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Jacqueline M. Sewell, Individually and In Her Capacity As v. Liberty Life Insurance Company

April 25, 2012


The opinion of the court was delivered by: (judge Caputo)


Presently before the Court is Plaintiff's Motion for Leave to File an Amended Complaint. (Doc. 16.) Plaintiff seeks to file an amended complaint to assert a claim for bad faith against Defendant Liberty Life Insurance Company for the denial of accidental death benefits under the terms of an insurance policy. Defendant argues that leave should be denied on the basis that the proposed amendment would be futile. (Doc. 20.) Because Plaintiff's proposed bad faith claim is premised on Defendant's conduct in drafting the accidental death benefit insurance policy, as opposed to the unreasonable and intentional denial of benefits, Plaintiff's proposed amendment will be denied as futile.


Plaintiff Jacqueline M. Sewell brings this action individually and as the Executrix of the Estate of Gregson R. Sewell, her deceased son. (Am. Complaint, ¶ 3.) Defendant Liberty Life Insurance Company issued a policy (the "Policy") of accidental death benefit insurance to Mr. Sewell. (Am. Complaint, ¶ 4.) Mr. Sewell died as the result of a fire in his home on January 18, 2011. (Am. Complaint, ¶ 5.)

Plaintiff commenced this breach of contract action on September 15, 2011 after Defendant refused to pay benefits under the Policy. (Doc. 1.) On October 31, 2011, Defendant filed an Answer to Plaintiff's Complaint with Affirmative Defenses. (Doc. 7.) Subsequently, on February 28, 2012, Plaintiff filed a Motion for Leave to File an Amended Complaint. (Am. Complaint.) Plaintiff's proposed Amended Complaint adds a bad faith claim against Defendant. (Doc. 16.) Defendant opposes the proposed amendment on the basis that amendment would be futile. (Am. Complaint.)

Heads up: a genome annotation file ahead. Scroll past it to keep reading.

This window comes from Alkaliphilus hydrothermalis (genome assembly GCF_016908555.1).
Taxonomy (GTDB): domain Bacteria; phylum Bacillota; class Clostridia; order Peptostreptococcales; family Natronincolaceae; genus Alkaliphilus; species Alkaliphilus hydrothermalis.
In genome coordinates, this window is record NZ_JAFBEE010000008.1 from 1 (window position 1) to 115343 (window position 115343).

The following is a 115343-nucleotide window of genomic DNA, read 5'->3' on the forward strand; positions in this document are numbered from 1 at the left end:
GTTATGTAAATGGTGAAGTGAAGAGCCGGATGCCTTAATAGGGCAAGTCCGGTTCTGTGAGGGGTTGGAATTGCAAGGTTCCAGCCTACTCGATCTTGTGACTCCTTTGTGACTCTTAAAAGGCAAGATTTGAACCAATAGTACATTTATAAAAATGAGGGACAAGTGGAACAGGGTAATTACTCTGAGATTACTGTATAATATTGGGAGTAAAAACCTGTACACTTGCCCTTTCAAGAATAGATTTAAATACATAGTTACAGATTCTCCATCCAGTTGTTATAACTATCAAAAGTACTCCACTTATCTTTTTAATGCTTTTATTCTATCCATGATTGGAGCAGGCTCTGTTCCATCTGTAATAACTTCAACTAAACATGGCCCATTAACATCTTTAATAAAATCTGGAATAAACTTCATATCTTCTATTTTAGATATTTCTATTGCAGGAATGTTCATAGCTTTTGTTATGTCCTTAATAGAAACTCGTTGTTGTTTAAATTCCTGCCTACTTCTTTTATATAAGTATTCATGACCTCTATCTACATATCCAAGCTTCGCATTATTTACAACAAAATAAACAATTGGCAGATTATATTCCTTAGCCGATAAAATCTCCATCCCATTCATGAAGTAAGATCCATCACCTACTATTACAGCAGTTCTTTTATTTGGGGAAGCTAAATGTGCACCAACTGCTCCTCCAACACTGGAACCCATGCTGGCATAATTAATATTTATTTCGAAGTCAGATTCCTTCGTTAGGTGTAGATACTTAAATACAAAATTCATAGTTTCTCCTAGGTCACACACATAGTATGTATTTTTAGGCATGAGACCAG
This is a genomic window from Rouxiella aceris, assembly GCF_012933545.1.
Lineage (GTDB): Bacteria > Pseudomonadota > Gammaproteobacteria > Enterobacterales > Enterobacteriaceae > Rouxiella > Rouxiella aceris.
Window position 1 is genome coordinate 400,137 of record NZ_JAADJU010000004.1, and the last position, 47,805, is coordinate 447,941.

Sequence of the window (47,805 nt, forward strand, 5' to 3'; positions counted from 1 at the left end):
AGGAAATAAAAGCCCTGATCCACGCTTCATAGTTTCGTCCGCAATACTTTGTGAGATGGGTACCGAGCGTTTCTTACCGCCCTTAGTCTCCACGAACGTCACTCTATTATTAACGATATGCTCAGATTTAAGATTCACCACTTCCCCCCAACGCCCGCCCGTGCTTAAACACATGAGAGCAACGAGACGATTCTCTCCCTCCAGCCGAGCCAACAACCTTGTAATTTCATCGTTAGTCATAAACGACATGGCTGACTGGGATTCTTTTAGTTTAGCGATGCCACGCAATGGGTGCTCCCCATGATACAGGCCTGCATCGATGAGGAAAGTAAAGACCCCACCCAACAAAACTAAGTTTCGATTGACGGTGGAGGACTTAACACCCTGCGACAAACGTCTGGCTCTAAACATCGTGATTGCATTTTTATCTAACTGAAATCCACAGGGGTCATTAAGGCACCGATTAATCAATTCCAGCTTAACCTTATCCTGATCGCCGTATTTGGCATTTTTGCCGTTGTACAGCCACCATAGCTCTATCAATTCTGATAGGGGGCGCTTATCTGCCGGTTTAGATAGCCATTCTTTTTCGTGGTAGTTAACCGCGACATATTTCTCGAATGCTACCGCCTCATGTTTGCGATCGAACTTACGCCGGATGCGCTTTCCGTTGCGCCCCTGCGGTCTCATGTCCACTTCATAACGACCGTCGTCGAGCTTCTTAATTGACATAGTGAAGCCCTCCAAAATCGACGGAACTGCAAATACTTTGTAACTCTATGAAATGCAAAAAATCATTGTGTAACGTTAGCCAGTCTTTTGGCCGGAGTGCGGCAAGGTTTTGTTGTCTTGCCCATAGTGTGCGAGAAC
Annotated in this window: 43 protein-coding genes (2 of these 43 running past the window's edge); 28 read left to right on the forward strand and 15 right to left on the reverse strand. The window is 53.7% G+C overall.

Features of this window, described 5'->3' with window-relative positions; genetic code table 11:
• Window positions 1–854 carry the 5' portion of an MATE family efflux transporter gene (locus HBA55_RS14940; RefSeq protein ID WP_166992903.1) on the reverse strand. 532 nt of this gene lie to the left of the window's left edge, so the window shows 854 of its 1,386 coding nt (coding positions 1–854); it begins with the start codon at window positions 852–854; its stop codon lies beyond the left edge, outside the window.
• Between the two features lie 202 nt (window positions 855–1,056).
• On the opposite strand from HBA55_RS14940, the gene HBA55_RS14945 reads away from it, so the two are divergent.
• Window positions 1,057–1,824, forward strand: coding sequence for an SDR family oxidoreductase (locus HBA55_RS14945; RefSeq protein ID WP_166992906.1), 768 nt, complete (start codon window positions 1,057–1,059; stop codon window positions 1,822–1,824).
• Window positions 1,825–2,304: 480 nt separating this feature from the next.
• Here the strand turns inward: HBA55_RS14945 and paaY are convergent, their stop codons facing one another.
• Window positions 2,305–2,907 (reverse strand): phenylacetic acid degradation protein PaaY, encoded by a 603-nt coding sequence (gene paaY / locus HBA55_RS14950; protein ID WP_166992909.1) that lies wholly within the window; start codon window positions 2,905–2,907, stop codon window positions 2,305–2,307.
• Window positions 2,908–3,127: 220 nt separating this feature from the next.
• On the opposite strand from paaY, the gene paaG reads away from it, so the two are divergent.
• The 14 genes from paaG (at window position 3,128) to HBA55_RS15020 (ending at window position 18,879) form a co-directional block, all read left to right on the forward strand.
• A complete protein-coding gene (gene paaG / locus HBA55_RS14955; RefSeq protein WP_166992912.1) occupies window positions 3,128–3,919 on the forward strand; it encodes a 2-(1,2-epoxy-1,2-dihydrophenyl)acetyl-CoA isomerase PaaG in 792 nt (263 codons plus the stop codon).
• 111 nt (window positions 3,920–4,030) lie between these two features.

As set forth in the proposed Amended Complaint, Defendant, an insurance company doing business in Pennsylvania, was bound by Pennsylvania's insurance laws. (Am. Complaint, ¶ 12.) Plaintiff argues that Exclusions (h) and (i)*fn1 of the Policy are over broad and violate the permissible exclusion set forth in 40 P.S. § 753(B)(11), which states: "Intoxicants and Narcotics: The insurer shall not be liable for any loss sustained or contracted in consequence of the insured's being intoxicated, or under the influence of any narcotic unless administered on the advice of a physician." 40 P.S. § 753(B)(11). Because the Policy's terms "are less favorable to the insured and/or beneficiary than they are to the insurer," Defendant's denial of benefits amounts to bad faith conduct as described in 42 Pa. C.S.A. § 8371 (Am. Complaint, ¶¶ 21-26.) Furthermore, Plaintiff asserts that Defendant's continued denial of benefits pursuant to an alleged cancellation of the Policy amounts to bad faith because Defendant failed to follow the specific notice requirements prior to cancellation of an insurance policy as set forth in 40 P.S. § 753(B)(8).